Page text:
- Court's power to order a 'notification injunction' (Holyoake and another v Candy and Others)
- Practical implications
- What did the court decide?
- Does the court have the power to grant a notification injunction?
- If so, does the applicant need to show a serious issue to be tried or a good arguable case?
- What does a good arguable case mean?
- Was there a risk of dissipation?
- Balance of convenience
- Court details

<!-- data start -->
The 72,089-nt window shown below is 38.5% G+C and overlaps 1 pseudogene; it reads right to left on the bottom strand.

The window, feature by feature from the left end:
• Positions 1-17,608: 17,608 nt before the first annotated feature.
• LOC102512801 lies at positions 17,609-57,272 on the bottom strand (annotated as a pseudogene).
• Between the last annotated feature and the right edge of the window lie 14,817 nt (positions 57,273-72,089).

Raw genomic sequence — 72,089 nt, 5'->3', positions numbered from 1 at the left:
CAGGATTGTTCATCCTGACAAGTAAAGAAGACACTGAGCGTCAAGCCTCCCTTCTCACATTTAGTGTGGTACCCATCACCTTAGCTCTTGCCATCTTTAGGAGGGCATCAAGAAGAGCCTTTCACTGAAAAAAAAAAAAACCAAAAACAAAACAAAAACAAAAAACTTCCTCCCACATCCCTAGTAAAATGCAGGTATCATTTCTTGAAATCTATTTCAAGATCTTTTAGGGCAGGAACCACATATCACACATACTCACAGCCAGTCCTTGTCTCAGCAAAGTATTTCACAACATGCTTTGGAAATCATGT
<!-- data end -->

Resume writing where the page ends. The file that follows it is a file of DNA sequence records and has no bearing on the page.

Dispute Resolution analysis: Nugee J has considered the court’s power to grant an injunction requiring the defendants to notify the claimants before disposing or dealing with their assets, also known as a 'notification injunction'. He held that in order to persuade the court to grant such an injunction, the applicant needs to show a good arguable case, a risk of dissipation, and that grant of the injunction is just and convenient. He also looked in detail at the question of risk of dissipation, particularly where assets are held through offshore structures (in jurisdictions which do not require detailed financial reporting) with extensive use of nominees and fiduciary agents which enable the beneficial ownership of assets to be switched easily and without visibility. This decision is of importance to practitioners as an alternative to seeking a freezing injunction where there is a concern that the respondent might deal with their assets so as to frustrate enforcement of any judgment.
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